Photo Credits: Photographs Gary Greenberg; Text Lizzie Buchen
When you take a moonlit stroll on the beach, how often do you think about the tiny grains of sand creeping in between your toes? From above, sand seems like a bunch of tiny brown rocks, perhaps peppered with occasional shells or cigarette butts. But sand has a far more fascinating story to tell.
Composed of the remnants of volcanic explosions, eroded mountains, dead organisms, and even degraded man-made structures, sand can reveal the history--both biological and geologic--of a local environment. And examined closely enough, as the scientist and artist Gary Greenberg has, sand can reveal spectacular colors, shapes, and textures.
Bright green olivine is a significant mineral in Hawaii's slow-flowing basaltic lava and is rich in iron. Its density allows it to separate from other sand grains in the rolling and depositing action of waves, which results in the accumulation that tints this beach a yellowish green. Dense sands like olivine are also resistant to weathering, allowing it to endure millennia of constant waves. (Magnification 110x)
Some sand comes from decidedly less artistic human activity. Here, a small grain of copper is impacted into a larger nugget, also of copper. These grains precipitated downwind of an unregulated, smoke-belching copper smelter. (Magnification 110x)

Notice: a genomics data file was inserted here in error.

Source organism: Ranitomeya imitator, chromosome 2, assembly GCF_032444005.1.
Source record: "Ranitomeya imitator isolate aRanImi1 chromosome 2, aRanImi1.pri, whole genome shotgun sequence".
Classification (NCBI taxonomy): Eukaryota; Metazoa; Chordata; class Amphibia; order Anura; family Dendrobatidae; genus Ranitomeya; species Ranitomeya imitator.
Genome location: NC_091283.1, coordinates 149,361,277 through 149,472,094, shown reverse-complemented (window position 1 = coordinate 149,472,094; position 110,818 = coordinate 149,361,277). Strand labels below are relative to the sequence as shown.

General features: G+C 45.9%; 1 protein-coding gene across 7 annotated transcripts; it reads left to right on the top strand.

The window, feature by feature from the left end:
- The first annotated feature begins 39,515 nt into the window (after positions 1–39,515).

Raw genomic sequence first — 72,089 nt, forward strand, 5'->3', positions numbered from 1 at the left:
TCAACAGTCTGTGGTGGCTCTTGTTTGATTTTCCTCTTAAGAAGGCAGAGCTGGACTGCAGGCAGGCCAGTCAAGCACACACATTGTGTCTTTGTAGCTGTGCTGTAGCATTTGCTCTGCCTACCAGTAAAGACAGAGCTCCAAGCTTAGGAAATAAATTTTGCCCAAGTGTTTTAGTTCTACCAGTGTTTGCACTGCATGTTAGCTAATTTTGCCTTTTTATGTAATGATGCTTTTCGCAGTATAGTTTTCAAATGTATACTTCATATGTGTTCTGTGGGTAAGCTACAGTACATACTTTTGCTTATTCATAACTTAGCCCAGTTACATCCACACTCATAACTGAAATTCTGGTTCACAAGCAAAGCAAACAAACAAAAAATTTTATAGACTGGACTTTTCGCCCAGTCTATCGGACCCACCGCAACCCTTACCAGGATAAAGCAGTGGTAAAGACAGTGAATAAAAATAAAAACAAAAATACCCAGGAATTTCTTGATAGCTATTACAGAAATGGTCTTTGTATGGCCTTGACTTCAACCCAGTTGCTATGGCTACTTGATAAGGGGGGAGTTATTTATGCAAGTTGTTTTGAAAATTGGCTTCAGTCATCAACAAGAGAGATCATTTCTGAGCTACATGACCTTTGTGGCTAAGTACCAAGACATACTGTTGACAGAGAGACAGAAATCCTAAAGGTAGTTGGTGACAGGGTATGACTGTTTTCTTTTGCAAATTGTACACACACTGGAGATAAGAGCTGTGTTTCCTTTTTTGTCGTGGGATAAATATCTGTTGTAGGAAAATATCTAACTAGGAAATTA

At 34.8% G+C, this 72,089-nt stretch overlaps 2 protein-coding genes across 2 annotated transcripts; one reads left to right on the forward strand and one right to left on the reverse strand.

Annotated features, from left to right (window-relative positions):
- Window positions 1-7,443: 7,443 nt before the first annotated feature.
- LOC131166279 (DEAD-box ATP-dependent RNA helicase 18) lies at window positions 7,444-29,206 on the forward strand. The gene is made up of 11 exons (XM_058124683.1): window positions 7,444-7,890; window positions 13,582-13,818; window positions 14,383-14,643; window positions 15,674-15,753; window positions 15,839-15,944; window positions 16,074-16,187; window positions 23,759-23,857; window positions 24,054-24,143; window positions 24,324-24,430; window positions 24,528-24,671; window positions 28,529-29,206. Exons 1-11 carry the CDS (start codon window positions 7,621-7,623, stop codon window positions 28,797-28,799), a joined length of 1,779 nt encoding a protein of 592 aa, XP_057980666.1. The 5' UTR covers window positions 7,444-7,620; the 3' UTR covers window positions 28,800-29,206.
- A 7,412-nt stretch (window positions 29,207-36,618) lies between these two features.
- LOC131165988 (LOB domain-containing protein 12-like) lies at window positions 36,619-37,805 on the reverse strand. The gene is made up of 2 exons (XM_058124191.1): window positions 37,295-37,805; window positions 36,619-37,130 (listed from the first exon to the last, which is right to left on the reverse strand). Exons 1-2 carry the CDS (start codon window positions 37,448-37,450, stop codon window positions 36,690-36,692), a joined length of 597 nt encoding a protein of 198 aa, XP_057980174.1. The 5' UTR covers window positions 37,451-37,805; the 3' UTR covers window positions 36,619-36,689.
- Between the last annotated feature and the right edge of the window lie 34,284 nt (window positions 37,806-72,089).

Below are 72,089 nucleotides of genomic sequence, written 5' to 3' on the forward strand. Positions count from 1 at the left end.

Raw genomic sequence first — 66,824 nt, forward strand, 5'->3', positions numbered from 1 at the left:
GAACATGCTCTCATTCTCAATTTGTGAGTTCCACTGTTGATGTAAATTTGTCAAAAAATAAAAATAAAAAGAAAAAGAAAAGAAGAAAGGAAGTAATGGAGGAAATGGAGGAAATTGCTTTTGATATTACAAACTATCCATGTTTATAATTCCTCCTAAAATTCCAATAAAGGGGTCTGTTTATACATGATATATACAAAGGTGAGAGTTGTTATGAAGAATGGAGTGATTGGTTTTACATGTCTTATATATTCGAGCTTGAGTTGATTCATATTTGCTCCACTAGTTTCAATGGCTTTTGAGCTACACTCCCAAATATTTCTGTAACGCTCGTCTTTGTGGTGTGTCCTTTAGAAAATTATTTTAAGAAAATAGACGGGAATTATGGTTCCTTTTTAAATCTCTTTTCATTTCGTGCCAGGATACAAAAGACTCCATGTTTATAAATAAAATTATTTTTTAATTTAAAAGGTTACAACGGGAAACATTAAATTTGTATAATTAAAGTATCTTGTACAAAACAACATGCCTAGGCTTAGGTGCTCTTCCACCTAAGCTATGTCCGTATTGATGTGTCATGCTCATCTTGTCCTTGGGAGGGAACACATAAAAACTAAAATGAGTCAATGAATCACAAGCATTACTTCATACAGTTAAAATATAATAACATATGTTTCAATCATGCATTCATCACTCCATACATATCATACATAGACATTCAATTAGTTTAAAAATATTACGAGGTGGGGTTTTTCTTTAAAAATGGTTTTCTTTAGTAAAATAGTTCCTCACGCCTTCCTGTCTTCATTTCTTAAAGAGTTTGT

The pitted and frosted surface of these grains is typical of desert sand, where grains constantly collide with one another. Many desert sands have a faint red color caused by a thin layer of iron that precipitates from the atmosphere and coats the grains. (Magnification 85x)
This sand, red from iron oxide, was found at Makena Point, Maui. It eroded from igneous rock, which was produced by the solidification of molten magma. (Magnification 125x)
Not all sand is made of tiny bits of rock. Biogenic sand, which forms from the remains of marine life, is the major ingredient of many tropical beaches. The grains here are tiny fragments of a baby sea urchin shell.
The raised bumps on the white grain represent the sites of insertion for the sea urchin's spines. The blue grain has eroded to the point that the raised bumps have been completely rubbed off. (Magnification 100x)
Looking like a puffy white star studded with little pearls, this is the shell of an amoeboid protist called a foraminifera, or foram. An estimated four thousand types of forams live in the world's oceans.
The shells, called tests, are made mainly of calcium carbonate, which the animals derive from carbon atoms in the air and water. Forams thus play a significant role in the carbon cycle. (Magnification 75x)
The glasslike needles are sponge spicules, which form the internal skeletons of sponges. They are made of silica, can be found in a variety of bizarre shapes (including spiders and fishhooks), and are hard and sharp enough to cut through human flesh.
They surround the tip of a spiral shell, composed primarily of calcium carbonate, that has broken off and eroded. (Magnification 70x)
Man-made objects can also become sand. This grain was found on the Greek island of Delos, one of the most important mythological, historical, and archaeological sites in Greece.
Delos had no indigenous marble, and an enormous amount of marble had to be quarried and brought to the island to erect the temples. Over the years, the marble blocks have eroded and the local beaches are now peppered with different types of marble. (Magnification 130x)